Rep. Maloney Introduces Bill to Protect 2020 Census, Prohibit Citizenship Question

Jan 23, 2019
Press Release

WASHINGTON, DC – Congresswoman Carolyn B. Maloney (D-NY), co-chair of the House Census Caucus, today introduced legislation to block the citizenship question from appearing on the 2020 Census. The Census IDEA Act mandates a three-year review process for each question proposed to the decennial census. This would prohibit the Trump Administration’s planned citizenship question and ensure that all lines of inquiry undergo proper vetting and testing before being added to the 2020 Census.

 “The Census affects the very core of our democracy and how we decide representation in every level of government and that is why we cannot allow it to be manipulated for partisan political purposes with this citizenship question,” said. Rep. Maloney. “While I am confident of our chances in court after last week’s resounding decision directing the Administration to remove the question, I believe Congress must also act to protect the 2020 Census. The census is a scientific undertaking that needs to be free from political manipulation so that the data is accurate and truly representative of the makeup of our country. The Census IDEA Act will help make sure that happens and keep the citizenship question out of the 2020 Census.”

The bill is endorsed by The Leadership Conference on Civil and Human Rights, a coalition charged by its diverse membership of more than 200 national organizations to promote and protect the rights of all persons in the United States; the National Association of Latino Elected and Appointed Officials (NALEO) Educational Fund; Asian Americans Advancing Justice (AAJC); the Population Association of America.

“Congress has a constitutional responsibility to ensure a fair and accurate census, so that all communities receive their fair share of resources for schools, health centers, highways, and other vital services,” said Vanita Gupta, president and CEO of The Leadership Conference on Civil and Human Rights. “This bill protects the integrity of the census by prohibiting the inclusion of any untested question, like the citizenship question, from being included in the 2020 Census. The Leadership Conference urges lawmakers to pass this bill quickly, to lift the cloud of uncertainty that is putting a successful census in jeopardy.”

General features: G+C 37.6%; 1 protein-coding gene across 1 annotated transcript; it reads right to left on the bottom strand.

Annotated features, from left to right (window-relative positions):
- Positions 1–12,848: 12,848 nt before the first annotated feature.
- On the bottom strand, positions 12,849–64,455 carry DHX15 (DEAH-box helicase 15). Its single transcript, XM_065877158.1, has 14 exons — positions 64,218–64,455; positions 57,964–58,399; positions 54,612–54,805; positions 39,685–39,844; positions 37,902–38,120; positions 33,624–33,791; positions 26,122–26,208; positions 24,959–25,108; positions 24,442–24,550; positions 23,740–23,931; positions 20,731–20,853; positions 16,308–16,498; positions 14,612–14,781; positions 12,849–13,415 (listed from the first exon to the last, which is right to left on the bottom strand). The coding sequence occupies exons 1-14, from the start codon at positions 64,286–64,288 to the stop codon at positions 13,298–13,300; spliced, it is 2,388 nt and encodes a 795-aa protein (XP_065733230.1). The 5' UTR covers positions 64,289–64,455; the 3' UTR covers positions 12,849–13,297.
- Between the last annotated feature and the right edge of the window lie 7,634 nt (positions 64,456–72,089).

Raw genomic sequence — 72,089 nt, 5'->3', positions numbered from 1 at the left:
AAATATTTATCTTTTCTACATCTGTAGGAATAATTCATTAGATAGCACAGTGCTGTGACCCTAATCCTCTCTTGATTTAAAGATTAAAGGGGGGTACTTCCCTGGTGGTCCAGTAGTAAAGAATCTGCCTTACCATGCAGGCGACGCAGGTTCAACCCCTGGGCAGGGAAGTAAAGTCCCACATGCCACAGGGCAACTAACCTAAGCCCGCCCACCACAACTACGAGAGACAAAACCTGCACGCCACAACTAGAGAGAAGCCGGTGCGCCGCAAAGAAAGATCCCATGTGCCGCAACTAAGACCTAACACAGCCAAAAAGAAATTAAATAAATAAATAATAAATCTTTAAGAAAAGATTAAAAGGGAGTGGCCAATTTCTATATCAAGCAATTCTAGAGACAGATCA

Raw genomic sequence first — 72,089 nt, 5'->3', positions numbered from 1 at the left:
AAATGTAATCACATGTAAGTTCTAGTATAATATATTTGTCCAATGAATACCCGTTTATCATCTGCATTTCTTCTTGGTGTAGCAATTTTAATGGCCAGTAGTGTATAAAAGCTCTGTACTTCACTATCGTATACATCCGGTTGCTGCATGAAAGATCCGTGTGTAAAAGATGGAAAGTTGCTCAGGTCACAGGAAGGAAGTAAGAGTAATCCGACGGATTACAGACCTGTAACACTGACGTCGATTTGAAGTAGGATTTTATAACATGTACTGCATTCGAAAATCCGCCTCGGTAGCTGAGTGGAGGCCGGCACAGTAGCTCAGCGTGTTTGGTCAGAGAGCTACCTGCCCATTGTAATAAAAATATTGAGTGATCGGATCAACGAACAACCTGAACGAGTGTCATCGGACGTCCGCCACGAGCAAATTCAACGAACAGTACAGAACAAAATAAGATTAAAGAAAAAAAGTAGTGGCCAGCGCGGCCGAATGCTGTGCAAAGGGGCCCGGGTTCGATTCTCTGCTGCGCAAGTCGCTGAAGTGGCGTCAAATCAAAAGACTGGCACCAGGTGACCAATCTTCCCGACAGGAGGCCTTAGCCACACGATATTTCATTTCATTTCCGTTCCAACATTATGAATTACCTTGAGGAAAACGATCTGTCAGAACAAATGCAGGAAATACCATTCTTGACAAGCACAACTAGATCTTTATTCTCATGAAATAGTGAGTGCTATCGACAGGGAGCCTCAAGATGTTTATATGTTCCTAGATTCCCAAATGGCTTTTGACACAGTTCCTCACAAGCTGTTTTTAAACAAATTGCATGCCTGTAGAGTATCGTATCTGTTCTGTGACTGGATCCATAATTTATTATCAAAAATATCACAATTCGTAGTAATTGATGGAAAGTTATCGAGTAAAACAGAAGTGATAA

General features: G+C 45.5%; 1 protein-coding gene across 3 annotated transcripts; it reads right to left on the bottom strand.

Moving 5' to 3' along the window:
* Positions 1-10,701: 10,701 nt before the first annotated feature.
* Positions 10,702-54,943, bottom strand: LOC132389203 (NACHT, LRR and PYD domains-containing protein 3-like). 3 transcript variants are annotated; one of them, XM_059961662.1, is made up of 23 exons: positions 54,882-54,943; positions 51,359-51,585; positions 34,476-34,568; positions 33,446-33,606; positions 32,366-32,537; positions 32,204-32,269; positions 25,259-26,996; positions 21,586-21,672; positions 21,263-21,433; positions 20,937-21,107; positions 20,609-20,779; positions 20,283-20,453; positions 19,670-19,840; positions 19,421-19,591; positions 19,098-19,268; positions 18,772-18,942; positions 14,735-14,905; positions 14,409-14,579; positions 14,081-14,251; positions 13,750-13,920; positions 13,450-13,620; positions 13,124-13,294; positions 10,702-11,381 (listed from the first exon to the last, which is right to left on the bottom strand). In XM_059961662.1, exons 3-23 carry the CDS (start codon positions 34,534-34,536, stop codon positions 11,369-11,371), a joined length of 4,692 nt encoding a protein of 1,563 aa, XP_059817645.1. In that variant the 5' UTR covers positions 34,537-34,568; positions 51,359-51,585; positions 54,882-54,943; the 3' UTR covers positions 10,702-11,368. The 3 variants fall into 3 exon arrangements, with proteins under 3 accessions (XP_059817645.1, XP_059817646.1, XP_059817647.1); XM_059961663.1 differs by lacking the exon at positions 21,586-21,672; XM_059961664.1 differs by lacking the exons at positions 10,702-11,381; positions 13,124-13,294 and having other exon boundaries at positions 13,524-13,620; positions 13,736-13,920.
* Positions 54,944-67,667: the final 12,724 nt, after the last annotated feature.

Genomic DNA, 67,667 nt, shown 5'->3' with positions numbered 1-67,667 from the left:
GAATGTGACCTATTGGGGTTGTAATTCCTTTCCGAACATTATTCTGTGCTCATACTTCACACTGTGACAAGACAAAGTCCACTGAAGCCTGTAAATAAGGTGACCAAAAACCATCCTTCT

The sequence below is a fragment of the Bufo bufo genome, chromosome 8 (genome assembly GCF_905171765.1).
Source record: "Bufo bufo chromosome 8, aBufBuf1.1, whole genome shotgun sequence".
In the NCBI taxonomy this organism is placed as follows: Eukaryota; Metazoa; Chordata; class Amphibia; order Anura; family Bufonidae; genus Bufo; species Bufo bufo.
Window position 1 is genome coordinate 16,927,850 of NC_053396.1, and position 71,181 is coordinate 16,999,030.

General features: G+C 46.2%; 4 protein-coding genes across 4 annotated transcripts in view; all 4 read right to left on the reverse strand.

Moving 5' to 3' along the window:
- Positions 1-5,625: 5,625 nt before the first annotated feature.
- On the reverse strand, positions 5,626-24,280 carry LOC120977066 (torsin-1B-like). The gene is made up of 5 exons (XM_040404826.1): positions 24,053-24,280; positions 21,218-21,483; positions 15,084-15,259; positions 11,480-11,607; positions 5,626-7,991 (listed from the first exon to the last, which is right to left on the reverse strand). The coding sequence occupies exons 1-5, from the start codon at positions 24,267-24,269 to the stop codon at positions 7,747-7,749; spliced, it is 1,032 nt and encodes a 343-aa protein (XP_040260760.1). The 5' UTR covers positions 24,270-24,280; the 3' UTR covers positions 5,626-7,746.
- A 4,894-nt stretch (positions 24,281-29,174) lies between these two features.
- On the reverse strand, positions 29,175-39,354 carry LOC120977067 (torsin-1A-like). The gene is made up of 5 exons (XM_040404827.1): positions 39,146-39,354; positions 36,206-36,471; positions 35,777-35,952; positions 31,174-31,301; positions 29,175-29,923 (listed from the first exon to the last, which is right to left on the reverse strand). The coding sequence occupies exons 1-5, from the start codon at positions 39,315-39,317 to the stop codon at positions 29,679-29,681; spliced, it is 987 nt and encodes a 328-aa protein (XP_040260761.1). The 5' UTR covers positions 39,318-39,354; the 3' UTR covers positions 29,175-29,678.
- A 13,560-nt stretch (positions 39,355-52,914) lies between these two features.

“Given the importance of Census 2020 in distributing billions of dollars in federal funding and the allocation of political power to communities across the country for the next 10 years, we cannot afford to have millions of Latinos and other Americans missed in the nation’s decennial count,” stated Arturo Vargas, CEO of the National Association of Latino Elected and Appointed Officials (NALEO) Educational Fund. “While Judge Furman’s ruling this week marked an important legal victory for advocates, we know this issue is far from settled in the courts.  The clock is ticking.  It is time for Congress to take swift action and provide the U.S. Census Bureau with the clarity it needs to execute the 2020 Census by removing the citizenship question once and for all.”

Congresswoman Maloney last year led an Amicus Brief in support of a lawsuit, led by the state of the New York, against the Trump Administration in objection to the citizenship question. A US District Court Judge ruled that the Administration must remove the question. The decision is being appealed.


The 2020 Census IDEA Act would ensure that every decennial census is adequately researched, tested, and studied, to ensure the accuracy of the final product, and would strengthen congressional oversight regarding last-minute changes.

The bill would:

  • Prohibit last-minute operational changes without proper research, studying, and testing
  • Ensure that subjects, types of information, and questions that have not been submitted to Congress according to existing law are not included;
  • Require biannual reports on the U.S. Census Bureau’s operation plan, including the status of its research and testing, and would require that this report be publicly available on the Bureau’s website;
  • Direct the U.S. Government Accountability Office to determine and report to Congress that the subjects, types of information, and questions on the decennial census have been researched, studied, and tested to the same degree as previous decennial census;
  • Apply the provisions of this bill only to the decennial census, and not the mid-decade census or the American Community Survey.